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type of medicinal purposes. they haven't eradicated these animals. that is all i have to say. i wanted you to go in depth about the source of this new virus. the actual animal source. thank you very much. host: danny in huntsville, alabama. democratic caller. caller: how are you this morning? host: morning. go ahead. toler: i would like to speak the demeanor of the president and the vice president during the press conference. it was totally, at least for the president, it was totally off character. is somed to be -- there conspiracy theories that are being reported by some people about how this virus started in -- and is weaponized. and how the cdc might not be doing a good job. the president, usually he takes
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that kind of stuff and runs with it. he did not do that this time. i think it is his knowledge of the stock market that has some focused on knowing that something has to be done. being ad up the cdc as good organization, which it is. turning during a news conference to the main channels and nobody was showing it. other caller said, c-span is great. i would encourage people to change the channel from major channels. he might not get all of the news you want at one time, that you get a pure thread of news. i think that is what is good for the american people. ism thankful that the cdc doing what they are doing. i think people should turn off the major channels and go look at their website. host: if you have missed any of
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the briefings by the hhs secretary, his testimony, other briefings by other cdc officials you can find it all on our website c-span.org. when you play the video player on your computer or your mobile device you will see that we have highlighted key moments with descriptions of what they are from all of those events. you can jump along, if there is something specific you are looking for that you want to learn about from these officials. c-span.org, you can search their right at the top. your keyword coronavirus and you will find everything that we have covered. peachtree city, georgia. caller: i have a few quick points. i have seen this a lot with civilians. the first thing they want to do is criticize another politician.
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i don't think that is a constructive way to go about this. they are talking about the economy a lot -- people are dying from this. the economy is not the most important thing. scare tactics by the politicians, you will see that. try not to listen to that stuff. 1918, we had the spanish flu. one third of the population contracted that in the world. , especiallyle that with the way travel is going on nowadays, back then we did not have all the planes flying around. it is a much faster paced world. people being critical of how it is handled, if they showed up at our doorsteps and told us we would be leading this effort i don't think we could do any better. when people throw around these hundreds of millions of dollars or billions of dollars like they know how they would spend that,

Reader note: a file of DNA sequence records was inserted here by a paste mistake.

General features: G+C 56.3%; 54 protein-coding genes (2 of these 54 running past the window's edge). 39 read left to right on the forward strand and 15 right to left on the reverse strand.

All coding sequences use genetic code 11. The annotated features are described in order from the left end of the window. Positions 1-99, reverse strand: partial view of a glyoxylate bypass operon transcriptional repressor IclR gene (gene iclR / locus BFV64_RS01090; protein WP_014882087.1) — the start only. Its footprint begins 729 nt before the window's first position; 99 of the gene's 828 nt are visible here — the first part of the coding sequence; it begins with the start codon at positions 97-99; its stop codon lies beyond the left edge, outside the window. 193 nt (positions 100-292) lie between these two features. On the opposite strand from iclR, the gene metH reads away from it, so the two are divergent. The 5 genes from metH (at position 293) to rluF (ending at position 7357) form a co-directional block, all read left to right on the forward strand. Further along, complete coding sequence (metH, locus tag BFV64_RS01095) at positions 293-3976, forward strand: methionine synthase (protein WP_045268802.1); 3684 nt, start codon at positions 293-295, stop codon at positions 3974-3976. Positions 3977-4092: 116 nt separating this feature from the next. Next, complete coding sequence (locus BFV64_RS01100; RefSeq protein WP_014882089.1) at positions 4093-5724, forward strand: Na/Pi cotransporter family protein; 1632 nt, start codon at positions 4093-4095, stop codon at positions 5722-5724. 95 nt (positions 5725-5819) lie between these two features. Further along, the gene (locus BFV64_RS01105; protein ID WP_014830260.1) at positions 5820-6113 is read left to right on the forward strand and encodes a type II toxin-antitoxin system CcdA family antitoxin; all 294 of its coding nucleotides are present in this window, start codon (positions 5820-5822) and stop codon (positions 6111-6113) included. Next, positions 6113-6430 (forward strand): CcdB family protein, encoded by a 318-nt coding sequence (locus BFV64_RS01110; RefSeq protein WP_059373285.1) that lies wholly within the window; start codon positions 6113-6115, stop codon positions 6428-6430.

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i don't think they do. they need to let these people do their jobs. also, psychological warfare it a thing. these people are doing their job, i'm sure they are considering all other options. host: if you are looking to keep iswith where this virus around the world, the new york times has put together an interactive map that they are updating. it will show you the latest in the united states. canadare 60 cases, in 11. andfrica one, in algeria, in egypt as well. -- over 400 in italy. see, relate, the epicenter of this is in china with over 78,000 cases.
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korea,re also 1700 in 800 plus in japan. as we have been talking about this week, 200 plus in iran with many people concerned about the middle east being the perfect scenario for the spread of this, even the migration of muslims to iran,ites in and out of into iraq. the governments around iran as well. al in st. petersburg, florida. caller: how are you doing? i have a concern i want to voice. which i haven't heard talked about. there are a lot of illegal chinese -- or, anybody, really -- trade going on in the united states. believe [indiscernible]
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if youlec, i apologize are breaking up. we are going to take a short break. we will hear from neil simon, he is the author of schiff -- "contract to unite america." ♪ >> this weekend on lectures in history visit the campus of utah state university as maria leads her class through the civil war conflict. >> the guerrilla war is an extremely violent, personal, bloody war.